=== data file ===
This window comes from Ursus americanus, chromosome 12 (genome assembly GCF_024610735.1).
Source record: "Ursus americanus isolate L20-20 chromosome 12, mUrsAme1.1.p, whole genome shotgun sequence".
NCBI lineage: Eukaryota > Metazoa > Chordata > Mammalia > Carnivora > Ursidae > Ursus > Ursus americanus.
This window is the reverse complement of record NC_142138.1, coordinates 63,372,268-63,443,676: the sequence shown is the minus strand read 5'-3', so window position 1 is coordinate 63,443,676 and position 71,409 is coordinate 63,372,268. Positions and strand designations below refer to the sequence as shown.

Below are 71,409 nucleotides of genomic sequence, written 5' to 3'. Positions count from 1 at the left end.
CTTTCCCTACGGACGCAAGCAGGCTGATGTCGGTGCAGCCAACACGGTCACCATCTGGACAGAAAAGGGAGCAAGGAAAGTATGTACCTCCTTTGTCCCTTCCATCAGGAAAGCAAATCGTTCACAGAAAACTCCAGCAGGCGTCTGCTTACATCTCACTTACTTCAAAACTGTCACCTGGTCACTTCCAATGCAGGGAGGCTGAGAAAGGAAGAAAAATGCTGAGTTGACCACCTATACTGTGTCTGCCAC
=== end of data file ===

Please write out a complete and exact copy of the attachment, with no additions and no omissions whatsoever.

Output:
This window comes from Ursus americanus, chromosome 12 (genome assembly GCF_024610735.1).
Source record: "Ursus americanus isolate L20-20 chromosome 12, mUrsAme1.1.p, whole genome shotgun sequence".
NCBI lineage: Eukaryota > Metazoa > Chordata > Mammalia > Carnivora > Ursidae > Ursus > Ursus americanus.
This window is the reverse complement of record NC_142138.1, coordinates 63,372,268-63,443,676: the sequence shown is the minus strand read 5'-3', so window position 1 is coordinate 63,443,676 and position 71,409 is coordinate 63,372,268. Positions and strand designations below refer to the sequence as shown.

Below are 71,409 nucleotides of genomic sequence, written 5' to 3'. Positions count from 1 at the left end.
CTTTCCCTACGGACGCAAGCAGGCTGATGTCGGTGCAGCCAACACGGTCACCATCTGGACAGAAAAGGGAGCAAGGAAAGTATGTACCTCCTTTGTCCCTTCCATCAGGAAAGCAAATCGTTCACAGAAAACTCCAGCAGGCGTCTGCTTACATCTCACTTACTTCAAAACTGTCACCTGGTCACTTCCAATGCAGGGAGGCTGAGAAAGGAAGAAAAATGCTGAGTTGACCACCTATACTGTGTCTGCCAC